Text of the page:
Monday, February 18, 2013
Confessions of an Oklahoma Evolutionist
I gave a presentation last Saturday afternoon in Tulsa. There were 35 people in attendance. It was every teacher’s dream. Not every lecturer’s dream: if your idea is that the audience will just passively absorb what you say, then this audience was not for you. But they were actively engaged in my presentation, and then asked questions for a half hour afterwards. While I think my presentation was good and had many valuable insights, the best part was clearly the audience discussion. In particular, I was not always the person to answer the question. I was ready for disagreement, but it turned out there was none. Convened by the Humanist Association of Tulsa, the audience seemed to consist mostly of Unitarians. But they were very knowledgeable people, including some who were retired scientists and science writers.
Briefly, my point was that evolutionists cannot ignore religion. Religion evolved and may be an instinct. Religion can be good or bad, and we should facilitate the good things and oppose the bad things. I focused on my own experiences, and those of my ancestors in Oklahoma. It was a very personal story, long on experiences and short on science, as appropriate for this audience. A PDF of the script from which I extemporized is at my website. The direct connection is here.
The audience brought up some interesting things to discuss. If I get a chance to post video clips from this session (which I will announce later), I hope to include some of the audience dynamics. One person wanted to know whether technology speeds up or slows down natural selection. Another wanted to know about the humanity and intelligence of the Neanderthals. Another wanted to discuss the origin of languages and the possible pivotal role of women in this process. While I had a lot to say from my extensive reading and writing on these topics, I was happy to defer to my wife, Lee Rice, who has studied and taught linguistics. She took a break from being a camera-person to leading a brief discussion. Thanks!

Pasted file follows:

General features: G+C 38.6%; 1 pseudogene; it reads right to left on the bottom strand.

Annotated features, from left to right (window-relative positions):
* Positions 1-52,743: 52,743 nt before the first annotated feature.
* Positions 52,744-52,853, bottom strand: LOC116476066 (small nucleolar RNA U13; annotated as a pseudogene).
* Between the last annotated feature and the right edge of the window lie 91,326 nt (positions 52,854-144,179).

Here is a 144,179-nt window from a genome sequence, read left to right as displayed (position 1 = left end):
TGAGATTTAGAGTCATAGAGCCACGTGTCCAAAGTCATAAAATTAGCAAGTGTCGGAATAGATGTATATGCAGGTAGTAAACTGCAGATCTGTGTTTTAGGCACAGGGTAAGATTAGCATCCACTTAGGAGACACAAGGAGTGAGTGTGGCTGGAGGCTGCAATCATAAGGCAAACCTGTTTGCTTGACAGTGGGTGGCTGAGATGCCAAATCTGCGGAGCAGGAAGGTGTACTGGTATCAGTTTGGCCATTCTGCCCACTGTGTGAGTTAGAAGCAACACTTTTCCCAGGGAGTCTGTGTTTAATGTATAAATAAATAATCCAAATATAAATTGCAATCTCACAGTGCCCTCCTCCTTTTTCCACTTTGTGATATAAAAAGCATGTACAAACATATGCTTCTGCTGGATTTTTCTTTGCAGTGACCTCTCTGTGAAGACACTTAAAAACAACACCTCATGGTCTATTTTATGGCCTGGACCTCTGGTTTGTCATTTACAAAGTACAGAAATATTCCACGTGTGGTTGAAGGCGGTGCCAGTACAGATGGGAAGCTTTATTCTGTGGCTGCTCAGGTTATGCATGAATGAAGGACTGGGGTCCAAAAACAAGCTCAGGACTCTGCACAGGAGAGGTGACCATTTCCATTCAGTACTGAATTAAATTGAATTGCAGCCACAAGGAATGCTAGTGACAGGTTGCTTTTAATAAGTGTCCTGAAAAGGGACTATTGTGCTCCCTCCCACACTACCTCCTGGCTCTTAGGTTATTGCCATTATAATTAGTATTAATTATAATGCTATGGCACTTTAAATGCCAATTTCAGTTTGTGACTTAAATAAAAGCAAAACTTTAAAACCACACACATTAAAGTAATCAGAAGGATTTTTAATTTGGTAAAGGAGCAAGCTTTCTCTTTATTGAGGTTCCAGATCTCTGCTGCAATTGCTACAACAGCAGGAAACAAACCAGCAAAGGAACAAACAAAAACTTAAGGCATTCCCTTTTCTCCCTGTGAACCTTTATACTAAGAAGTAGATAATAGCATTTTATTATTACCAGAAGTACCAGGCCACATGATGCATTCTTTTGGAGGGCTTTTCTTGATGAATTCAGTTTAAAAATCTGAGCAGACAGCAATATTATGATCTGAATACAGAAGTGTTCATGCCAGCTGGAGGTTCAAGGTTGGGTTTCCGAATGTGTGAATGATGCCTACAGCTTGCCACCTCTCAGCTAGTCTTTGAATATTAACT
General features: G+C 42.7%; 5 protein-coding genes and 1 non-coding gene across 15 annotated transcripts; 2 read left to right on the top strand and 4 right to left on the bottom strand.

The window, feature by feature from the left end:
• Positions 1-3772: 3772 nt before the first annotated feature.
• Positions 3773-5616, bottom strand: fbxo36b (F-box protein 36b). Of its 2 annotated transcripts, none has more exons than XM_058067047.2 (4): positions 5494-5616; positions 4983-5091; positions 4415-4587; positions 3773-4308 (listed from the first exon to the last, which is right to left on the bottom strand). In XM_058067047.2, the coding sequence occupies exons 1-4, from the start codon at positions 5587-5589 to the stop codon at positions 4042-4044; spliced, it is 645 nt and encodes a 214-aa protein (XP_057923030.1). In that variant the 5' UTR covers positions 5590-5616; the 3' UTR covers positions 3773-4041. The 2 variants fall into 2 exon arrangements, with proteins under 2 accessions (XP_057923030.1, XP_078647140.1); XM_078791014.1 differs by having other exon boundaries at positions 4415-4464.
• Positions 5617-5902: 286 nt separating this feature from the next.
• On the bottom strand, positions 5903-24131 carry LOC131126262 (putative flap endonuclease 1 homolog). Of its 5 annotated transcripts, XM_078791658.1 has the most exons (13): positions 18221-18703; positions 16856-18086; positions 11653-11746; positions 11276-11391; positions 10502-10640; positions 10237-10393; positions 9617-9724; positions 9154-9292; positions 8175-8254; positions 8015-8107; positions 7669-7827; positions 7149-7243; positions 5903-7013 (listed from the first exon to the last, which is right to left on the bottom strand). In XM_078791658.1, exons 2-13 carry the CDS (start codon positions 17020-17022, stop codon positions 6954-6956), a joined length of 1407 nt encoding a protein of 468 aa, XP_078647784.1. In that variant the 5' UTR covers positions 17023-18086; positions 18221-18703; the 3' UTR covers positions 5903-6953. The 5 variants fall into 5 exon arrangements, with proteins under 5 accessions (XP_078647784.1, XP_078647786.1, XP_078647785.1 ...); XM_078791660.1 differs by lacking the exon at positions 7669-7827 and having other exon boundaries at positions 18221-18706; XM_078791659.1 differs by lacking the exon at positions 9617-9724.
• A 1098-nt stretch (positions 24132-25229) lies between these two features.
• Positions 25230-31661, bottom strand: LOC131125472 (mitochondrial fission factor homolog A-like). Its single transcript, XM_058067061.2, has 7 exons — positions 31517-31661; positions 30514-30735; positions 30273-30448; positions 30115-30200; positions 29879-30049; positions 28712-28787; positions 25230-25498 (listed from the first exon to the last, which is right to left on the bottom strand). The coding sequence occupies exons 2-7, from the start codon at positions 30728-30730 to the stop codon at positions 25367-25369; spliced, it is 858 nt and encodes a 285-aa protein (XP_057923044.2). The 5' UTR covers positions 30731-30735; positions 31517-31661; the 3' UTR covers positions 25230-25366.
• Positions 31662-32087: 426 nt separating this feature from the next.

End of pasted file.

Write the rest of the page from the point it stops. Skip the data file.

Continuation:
Julie Angle, on the education faculty at Oklahoma State University, was present, and whenever there was discussion of teaching evolution in Oklahoma, I was able to ask her to help. I said that if I have questions about science education, I would turn to her. I did not plan her presence; it was a lucky blessing. Thanks!
It is always a pleasure when a speaker, even one dressed up like Charles Darwin, can let the audience keep a good discussion going. I tend to be a control freak, but I have learned to deliberately let discussions take on a life and an evolutionary trajectory of their own.
Thanks to Larry Roth and the Humanist Association of Tulsa for sponsoring this presentation.